And on the contrary, there are many cases where concealed weapons holders have interrupted gun violence just by their mere presence, many times not even firing a shot. And then there is the case of Suzanna Hupp, a concealed weapons holder who normally carried a revolver in her purse, but was forced to hide under a table while a madman murdered dozens in a small restaurant in Texas (including her parents) because of gun restrictions at the time.
View the video to hear her compelling testimony to congress advocating for concealed carry laws
I understand the human desire to do SOMETHING about these vexing mass shootings (and general gun violence) so that those poor children in Sandy Hook did not die in vein. But the best way to serve their memory is to have a rational discussion about effective strategies and means to preventing future violence. It is NOT by using this tragic event as a political springboard to advocate policies that have been proven not to work. Everyone needs to come to the table without any preconceived notions of firearms and gun control, and certainly without the irrational ideology and paranoia that is rampant on both sides. The extreme elements of both sides need to marginalized. only Only then can sane adults come together and determine what will actually be effective.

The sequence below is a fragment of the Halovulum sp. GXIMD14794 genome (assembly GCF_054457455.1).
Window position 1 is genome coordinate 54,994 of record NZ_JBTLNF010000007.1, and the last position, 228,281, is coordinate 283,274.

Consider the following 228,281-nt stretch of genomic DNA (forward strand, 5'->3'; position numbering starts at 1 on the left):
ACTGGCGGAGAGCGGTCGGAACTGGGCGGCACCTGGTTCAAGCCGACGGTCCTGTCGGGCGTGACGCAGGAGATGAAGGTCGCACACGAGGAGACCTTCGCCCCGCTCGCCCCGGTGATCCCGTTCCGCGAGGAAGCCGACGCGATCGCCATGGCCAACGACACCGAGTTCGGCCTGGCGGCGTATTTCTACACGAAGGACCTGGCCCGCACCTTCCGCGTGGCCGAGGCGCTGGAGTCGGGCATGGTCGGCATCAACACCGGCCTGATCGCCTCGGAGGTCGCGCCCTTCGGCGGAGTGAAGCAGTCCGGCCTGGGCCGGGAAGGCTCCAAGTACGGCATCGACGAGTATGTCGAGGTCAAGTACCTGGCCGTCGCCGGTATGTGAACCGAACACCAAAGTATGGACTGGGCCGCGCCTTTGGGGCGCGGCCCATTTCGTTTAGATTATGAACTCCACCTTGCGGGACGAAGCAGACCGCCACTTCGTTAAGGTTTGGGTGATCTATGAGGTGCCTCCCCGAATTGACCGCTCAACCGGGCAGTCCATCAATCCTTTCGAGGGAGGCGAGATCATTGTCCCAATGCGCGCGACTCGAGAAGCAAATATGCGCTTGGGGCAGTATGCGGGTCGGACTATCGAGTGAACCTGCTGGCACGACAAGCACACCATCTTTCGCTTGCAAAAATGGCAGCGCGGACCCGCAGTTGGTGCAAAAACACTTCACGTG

This man does not represent the vast majority of gun owners: